Teaching Nutrition in the Garden
Topic: theme gardens, nutrition
Grade Level: Preschool, K-2, 3-5, 6-8, 9-12
nutrition in the garden
In the garden, students create an emotional connection to what they’re growing by sowing seeds and nurturing plants, and they’re more likely to be open-minded to new dishes prepared with vegetables they grew themselves.

Gardens offer limitless opportunities for youth to learn and grow. Considering the rise in childhood obesity and related illnesses, perhaps one of the most promising benefits of youth garden programs is to inspire young gardeners to find joy in raising edible crops and then savoring their harvest.

Garden programs are an especially useful tool for improving kids’ diets because they literally bring healthy foods to life, providing real world experience and full sensory engagement. In the garden, students are getting their hands in the soil, creating an emotional connection to the garden and to what they’re growing. They sow the seeds and nurture the plants for weeks or months, building pride and anticipation of the harvest. When it’s time to start picking vegetables, they’re primed to really appreciate and enjoy what they’ve grown. Plus, they’re more likely to be open-minded to new dishes prepared with vegetables they grew themselves.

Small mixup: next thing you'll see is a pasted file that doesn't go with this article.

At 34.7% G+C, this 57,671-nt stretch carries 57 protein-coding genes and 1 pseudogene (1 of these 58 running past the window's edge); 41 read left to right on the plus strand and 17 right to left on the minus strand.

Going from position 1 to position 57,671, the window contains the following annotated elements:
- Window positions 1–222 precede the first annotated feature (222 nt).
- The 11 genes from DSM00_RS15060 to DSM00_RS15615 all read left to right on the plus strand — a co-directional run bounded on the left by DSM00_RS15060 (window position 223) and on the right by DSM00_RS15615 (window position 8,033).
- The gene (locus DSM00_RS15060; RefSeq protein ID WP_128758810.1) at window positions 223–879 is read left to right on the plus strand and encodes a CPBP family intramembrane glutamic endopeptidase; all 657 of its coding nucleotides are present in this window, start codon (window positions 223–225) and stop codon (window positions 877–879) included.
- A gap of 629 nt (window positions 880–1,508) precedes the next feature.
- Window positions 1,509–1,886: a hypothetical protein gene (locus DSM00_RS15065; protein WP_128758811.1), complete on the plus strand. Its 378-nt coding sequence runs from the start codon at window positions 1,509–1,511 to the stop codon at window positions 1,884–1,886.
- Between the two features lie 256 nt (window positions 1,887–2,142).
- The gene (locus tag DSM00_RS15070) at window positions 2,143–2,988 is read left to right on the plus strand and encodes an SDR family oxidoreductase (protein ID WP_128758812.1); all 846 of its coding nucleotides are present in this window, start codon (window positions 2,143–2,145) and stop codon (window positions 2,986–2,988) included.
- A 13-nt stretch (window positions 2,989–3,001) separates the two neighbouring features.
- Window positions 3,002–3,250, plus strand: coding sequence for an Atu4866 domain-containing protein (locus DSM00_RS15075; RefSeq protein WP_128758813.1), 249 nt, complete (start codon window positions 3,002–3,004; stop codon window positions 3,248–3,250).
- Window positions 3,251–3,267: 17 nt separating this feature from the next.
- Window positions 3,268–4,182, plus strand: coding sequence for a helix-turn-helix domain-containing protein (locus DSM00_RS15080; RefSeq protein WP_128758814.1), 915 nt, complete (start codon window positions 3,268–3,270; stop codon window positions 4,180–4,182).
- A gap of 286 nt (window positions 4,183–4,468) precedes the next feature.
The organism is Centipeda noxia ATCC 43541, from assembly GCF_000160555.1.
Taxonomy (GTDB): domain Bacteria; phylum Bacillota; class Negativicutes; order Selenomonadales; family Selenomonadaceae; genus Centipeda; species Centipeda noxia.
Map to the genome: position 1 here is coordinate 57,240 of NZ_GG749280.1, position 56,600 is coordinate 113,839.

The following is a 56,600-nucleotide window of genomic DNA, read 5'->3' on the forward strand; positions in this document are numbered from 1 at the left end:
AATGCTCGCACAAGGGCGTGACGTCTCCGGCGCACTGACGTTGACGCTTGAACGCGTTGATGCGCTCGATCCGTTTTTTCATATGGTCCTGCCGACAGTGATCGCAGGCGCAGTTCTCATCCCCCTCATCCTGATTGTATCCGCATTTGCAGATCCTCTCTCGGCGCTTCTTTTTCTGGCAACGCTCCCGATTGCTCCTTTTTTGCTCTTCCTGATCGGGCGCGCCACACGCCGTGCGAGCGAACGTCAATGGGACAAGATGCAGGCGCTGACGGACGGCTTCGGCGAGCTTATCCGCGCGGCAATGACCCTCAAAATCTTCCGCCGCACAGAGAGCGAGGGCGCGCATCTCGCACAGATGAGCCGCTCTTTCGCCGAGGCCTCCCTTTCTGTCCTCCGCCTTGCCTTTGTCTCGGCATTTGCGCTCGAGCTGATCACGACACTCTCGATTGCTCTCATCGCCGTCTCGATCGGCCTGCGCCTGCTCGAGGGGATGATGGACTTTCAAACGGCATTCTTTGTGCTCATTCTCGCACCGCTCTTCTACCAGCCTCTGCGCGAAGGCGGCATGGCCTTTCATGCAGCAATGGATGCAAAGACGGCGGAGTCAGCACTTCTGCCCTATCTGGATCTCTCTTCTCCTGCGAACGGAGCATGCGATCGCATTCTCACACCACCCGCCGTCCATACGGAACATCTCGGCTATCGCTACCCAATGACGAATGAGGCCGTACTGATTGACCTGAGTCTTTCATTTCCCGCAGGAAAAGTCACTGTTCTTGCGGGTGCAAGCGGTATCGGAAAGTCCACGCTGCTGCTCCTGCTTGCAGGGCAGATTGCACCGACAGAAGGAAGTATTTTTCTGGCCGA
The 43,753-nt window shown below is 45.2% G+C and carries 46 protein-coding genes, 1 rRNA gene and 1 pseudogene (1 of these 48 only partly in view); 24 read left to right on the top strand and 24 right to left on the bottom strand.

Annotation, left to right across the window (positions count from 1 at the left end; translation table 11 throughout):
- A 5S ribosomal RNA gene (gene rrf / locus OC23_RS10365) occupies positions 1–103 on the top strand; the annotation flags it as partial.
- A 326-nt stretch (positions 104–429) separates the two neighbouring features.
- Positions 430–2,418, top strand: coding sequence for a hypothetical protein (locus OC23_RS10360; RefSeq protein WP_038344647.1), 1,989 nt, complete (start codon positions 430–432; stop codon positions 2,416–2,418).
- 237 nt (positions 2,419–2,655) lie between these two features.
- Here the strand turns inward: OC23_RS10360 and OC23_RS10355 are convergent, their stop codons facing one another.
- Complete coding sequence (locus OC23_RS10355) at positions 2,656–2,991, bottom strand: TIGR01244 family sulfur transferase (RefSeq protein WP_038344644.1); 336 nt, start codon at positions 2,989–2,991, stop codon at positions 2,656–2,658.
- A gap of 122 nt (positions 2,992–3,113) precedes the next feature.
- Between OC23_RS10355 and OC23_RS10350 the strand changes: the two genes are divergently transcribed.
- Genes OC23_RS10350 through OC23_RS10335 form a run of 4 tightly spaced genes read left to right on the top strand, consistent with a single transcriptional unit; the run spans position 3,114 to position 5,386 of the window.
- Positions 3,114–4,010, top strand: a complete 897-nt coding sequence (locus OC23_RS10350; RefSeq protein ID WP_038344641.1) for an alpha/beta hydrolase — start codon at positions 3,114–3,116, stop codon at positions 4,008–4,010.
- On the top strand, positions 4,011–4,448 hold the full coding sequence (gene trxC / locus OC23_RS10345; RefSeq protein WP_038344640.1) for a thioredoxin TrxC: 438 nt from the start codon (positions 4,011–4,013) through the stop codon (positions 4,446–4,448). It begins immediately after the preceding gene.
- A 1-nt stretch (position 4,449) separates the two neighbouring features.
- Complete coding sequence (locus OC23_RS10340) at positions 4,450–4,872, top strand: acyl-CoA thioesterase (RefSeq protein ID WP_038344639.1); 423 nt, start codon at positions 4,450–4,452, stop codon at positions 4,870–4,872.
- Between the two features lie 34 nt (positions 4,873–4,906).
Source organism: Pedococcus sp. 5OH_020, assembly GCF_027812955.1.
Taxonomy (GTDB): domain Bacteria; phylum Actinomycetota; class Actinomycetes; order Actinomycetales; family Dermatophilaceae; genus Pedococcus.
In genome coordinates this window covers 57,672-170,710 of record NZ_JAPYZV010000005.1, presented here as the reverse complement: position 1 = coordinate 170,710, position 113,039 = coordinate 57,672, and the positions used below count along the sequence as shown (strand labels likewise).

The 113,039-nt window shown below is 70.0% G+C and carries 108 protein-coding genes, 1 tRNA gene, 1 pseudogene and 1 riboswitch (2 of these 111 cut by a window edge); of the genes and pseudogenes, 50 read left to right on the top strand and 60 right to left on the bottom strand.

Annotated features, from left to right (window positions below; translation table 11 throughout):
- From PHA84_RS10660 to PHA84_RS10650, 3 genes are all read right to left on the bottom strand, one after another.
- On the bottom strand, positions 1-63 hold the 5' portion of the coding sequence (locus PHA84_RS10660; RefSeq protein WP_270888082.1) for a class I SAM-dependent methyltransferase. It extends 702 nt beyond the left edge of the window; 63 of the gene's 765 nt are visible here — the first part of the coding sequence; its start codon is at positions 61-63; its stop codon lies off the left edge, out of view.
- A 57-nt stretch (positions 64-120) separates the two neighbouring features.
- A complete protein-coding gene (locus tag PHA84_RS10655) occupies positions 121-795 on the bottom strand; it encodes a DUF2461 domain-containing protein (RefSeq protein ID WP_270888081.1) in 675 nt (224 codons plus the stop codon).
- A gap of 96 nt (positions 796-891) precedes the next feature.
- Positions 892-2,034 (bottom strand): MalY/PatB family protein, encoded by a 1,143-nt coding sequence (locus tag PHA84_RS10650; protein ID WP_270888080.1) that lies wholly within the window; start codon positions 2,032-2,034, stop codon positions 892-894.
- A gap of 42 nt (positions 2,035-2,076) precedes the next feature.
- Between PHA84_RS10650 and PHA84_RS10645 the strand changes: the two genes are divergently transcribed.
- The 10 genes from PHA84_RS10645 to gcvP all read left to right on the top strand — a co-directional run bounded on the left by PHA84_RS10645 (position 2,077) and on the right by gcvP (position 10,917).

Of the educators KidsGardening supports through resources and grants, an amazing 84% noticed improvements in nutritional attitudes of youth who participate in school garden programs!

Here are some ideas for creative programs to help you use gardens as a tool for nutrition education:

Plant a Rainbow

In addition to providing the essential vitamins, minerals, and fiber that keep our bodies working, fruits and vegetables are also linked to preventing health problems, including decreased risk of stroke, cancer, and heart disease; improved memory; and lowered blood sugar levels. These benefits are attributed to phytonutrients (also known as phytochemicals) — substances in plants that are not recognized as vitamins or minerals, but that provide a definite health boost. Various fruits and vegetables contain different levels and kinds of healthful phytonutrients, so to reap the benefits we need to consume a wide variety of produce.

Flipping through a seed catalog or walking through a well-stocked produce aisle is a feast for the eyes. Fruits and vegetables really do come in all the colors of the rainbow. Those colors are due in many cases to phytonutrients that are also plant pigments, each a providing different hue — and different health benefits. Nutrition educators have come up with a handy and fun way to communicate the message: “Eat a Rainbow.” So, when it’s time to plan the garden, plan to plant a rainbow of vegetables!

Getting kids involved in choosing what to grow gets them engaged and committed early on. There are endless options! Have them consider varieties in unusual colors, such as purple beans, yellow carrots, and orange eggplant — if there’s room in the garden, grow them side-by-side with their familiar counterparts and do a taste test at harvest time.

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What Plant Part Are We Eating?

So what plant part is corn? Or celery? Or Brussels sprouts? (Seed, leaf petiole, axillary buds.) Pondering plant parts when we grow and eat different vegetables is a fun way to combine lessons in both botany and nutrition.